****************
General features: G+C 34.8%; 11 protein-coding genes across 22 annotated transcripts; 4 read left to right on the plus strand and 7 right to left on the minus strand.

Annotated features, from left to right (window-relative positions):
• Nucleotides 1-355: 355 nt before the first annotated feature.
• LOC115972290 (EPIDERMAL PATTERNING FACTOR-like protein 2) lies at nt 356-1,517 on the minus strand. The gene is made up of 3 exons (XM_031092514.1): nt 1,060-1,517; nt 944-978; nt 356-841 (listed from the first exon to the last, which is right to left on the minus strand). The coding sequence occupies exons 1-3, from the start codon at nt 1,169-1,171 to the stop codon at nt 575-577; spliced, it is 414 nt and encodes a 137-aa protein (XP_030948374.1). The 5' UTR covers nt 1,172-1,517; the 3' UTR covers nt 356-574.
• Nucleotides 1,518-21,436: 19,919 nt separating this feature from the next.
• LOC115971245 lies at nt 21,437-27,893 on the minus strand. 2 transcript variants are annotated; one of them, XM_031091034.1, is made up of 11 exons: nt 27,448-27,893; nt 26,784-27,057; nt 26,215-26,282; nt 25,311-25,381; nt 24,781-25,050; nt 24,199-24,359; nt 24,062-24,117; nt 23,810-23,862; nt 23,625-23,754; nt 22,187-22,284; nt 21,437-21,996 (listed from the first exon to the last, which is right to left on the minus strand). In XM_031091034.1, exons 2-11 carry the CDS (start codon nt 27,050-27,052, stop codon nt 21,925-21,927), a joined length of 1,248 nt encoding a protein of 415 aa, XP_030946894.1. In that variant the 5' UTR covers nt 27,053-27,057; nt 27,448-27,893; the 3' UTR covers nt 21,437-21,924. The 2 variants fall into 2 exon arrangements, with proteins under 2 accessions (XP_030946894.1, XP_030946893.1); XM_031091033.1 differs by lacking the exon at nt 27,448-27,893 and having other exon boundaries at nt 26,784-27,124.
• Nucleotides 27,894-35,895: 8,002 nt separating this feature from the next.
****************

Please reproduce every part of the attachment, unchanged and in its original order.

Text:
General features: G+C 34.8%; 11 protein-coding genes across 22 annotated transcripts; 4 read left to right on the plus strand and 7 right to left on the minus strand.

Annotated features, from left to right (window-relative positions):
• Nucleotides 1-355: 355 nt before the first annotated feature.
• LOC115972290 (EPIDERMAL PATTERNING FACTOR-like protein 2) lies at nt 356-1,517 on the minus strand. The gene is made up of 3 exons (XM_031092514.1): nt 1,060-1,517; nt 944-978; nt 356-841 (listed from the first exon to the last, which is right to left on the minus strand). The coding sequence occupies exons 1-3, from the start codon at nt 1,169-1,171 to the stop codon at nt 575-577; spliced, it is 414 nt and encodes a 137-aa protein (XP_030948374.1). The 5' UTR covers nt 1,172-1,517; the 3' UTR covers nt 356-574.
• Nucleotides 1,518-21,436: 19,919 nt separating this feature from the next.
• LOC115971245 lies at nt 21,437-27,893 on the minus strand. 2 transcript variants are annotated; one of them, XM_031091034.1, is made up of 11 exons: nt 27,448-27,893; nt 26,784-27,057; nt 26,215-26,282; nt 25,311-25,381; nt 24,781-25,050; nt 24,199-24,359; nt 24,062-24,117; nt 23,810-23,862; nt 23,625-23,754; nt 22,187-22,284; nt 21,437-21,996 (listed from the first exon to the last, which is right to left on the minus strand). In XM_031091034.1, exons 2-11 carry the CDS (start codon nt 27,050-27,052, stop codon nt 21,925-21,927), a joined length of 1,248 nt encoding a protein of 415 aa, XP_030946894.1. In that variant the 5' UTR covers nt 27,053-27,057; nt 27,448-27,893; the 3' UTR covers nt 21,437-21,924. The 2 variants fall into 2 exon arrangements, with proteins under 2 accessions (XP_030946894.1, XP_030946893.1); XM_031091033.1 differs by lacking the exon at nt 27,448-27,893 and having other exon boundaries at nt 26,784-27,124.
• Nucleotides 27,894-35,895: 8,002 nt separating this feature from the next.